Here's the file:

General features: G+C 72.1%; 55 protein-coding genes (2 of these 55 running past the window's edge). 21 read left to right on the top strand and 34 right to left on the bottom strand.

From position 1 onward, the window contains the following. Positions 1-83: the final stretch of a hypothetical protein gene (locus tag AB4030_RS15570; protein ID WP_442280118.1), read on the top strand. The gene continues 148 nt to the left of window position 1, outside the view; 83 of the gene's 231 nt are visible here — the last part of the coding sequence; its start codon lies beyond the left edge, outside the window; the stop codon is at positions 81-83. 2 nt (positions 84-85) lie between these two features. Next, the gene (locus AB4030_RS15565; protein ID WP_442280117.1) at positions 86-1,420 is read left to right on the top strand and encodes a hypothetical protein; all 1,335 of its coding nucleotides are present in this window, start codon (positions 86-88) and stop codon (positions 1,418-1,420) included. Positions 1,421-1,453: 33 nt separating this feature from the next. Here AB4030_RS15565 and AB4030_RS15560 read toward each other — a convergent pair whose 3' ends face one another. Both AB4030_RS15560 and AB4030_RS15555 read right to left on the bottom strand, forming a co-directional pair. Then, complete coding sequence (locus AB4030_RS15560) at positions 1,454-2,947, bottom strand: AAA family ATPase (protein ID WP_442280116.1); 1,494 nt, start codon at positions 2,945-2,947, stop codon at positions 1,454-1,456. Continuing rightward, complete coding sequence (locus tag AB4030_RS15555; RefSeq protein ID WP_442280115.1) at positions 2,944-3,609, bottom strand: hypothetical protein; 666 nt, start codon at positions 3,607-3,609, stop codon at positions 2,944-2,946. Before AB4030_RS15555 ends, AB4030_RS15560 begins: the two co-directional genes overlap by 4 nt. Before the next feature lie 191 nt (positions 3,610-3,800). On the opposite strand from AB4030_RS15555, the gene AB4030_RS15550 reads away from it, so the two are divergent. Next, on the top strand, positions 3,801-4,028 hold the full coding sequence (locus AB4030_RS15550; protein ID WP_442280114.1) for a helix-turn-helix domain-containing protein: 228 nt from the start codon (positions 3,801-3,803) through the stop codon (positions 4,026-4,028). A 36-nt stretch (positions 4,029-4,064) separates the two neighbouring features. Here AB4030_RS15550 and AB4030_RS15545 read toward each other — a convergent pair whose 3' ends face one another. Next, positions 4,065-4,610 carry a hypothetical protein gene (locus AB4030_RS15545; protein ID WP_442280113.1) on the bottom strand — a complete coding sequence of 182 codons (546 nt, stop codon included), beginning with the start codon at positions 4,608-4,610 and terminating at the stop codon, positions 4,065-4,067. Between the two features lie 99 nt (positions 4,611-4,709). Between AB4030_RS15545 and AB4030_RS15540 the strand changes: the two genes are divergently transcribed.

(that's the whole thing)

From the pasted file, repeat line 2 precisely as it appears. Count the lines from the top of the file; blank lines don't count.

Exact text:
From position 1 onward, the window contains the following. Positions 1-83: the final stretch of a hypothetical protein gene (locus tag AB4030_RS15570; protein ID WP_442280118.1), read on the top strand. The gene continues 148 nt to the left of window position 1, outside the view; 83 of the gene's 231 nt are visible here — the last part of the coding sequence; its start codon lies beyond the left edge, outside the window; the stop codon is at positions 81-83. 2 nt (positions 84-85) lie between these two features. Next, the gene (locus AB4030_RS15565; protein ID WP_442280117.1) at positions 86-1,420 is read left to right on the top strand and encodes a hypothetical protein; all 1,335 of its coding nucleotides are present in this window, start codon (positions 86-88) and stop codon (positions 1,418-1,420) included. Positions 1,421-1,453: 33 nt separating this feature from the next. Here AB4030_RS15565 and AB4030_RS15560 read toward each other — a convergent pair whose 3' ends face one another. Both AB4030_RS15560 and AB4030_RS15555 read right to left on the bottom strand, forming a co-directional pair. Then, complete coding sequence (locus AB4030_RS15560) at positions 1,454-2,947, bottom strand: AAA family ATPase (protein ID WP_442280116.1); 1,494 nt, start codon at positions 2,945-2,947, stop codon at positions 1,454-1,456. Continuing rightward, complete coding sequence (locus tag AB4030_RS15555; RefSeq protein ID WP_442280115.1) at positions 2,944-3,609, bottom strand: hypothetical protein; 666 nt, start codon at positions 3,607-3,609, stop codon at positions 2,944-2,946. Before AB4030_RS15555 ends, AB4030_RS15560 begins: the two co-directional genes overlap by 4 nt. Before the next feature lie 191 nt (positions 3,610-3,800). On the opposite strand from AB4030_RS15555, the gene AB4030_RS15550 reads away from it, so the two are divergent. Next, on the top strand, positions 3,801-4,028 hold the full coding sequence (locus AB4030_RS15550; protein ID WP_442280114.1) for a helix-turn-helix domain-containing protein: 228 nt from the start codon (positions 3,801-3,803) through the stop codon (positions 4,026-4,028). A 36-nt stretch (positions 4,029-4,064) separates the two neighbouring features. Here AB4030_RS15550 and AB4030_RS15545 read toward each other — a convergent pair whose 3' ends face one another. Next, positions 4,065-4,610 carry a hypothetical protein gene (locus AB4030_RS15545; protein ID WP_442280113.1) on the bottom strand — a complete coding sequence of 182 codons (546 nt, stop codon included), beginning with the start codon at positions 4,608-4,610 and terminating at the stop codon, positions 4,065-4,067. Between the two features lie 99 nt (positions 4,611-4,709). Between AB4030_RS15545 and AB4030_RS15540 the strand changes: the two genes are divergently transcribed.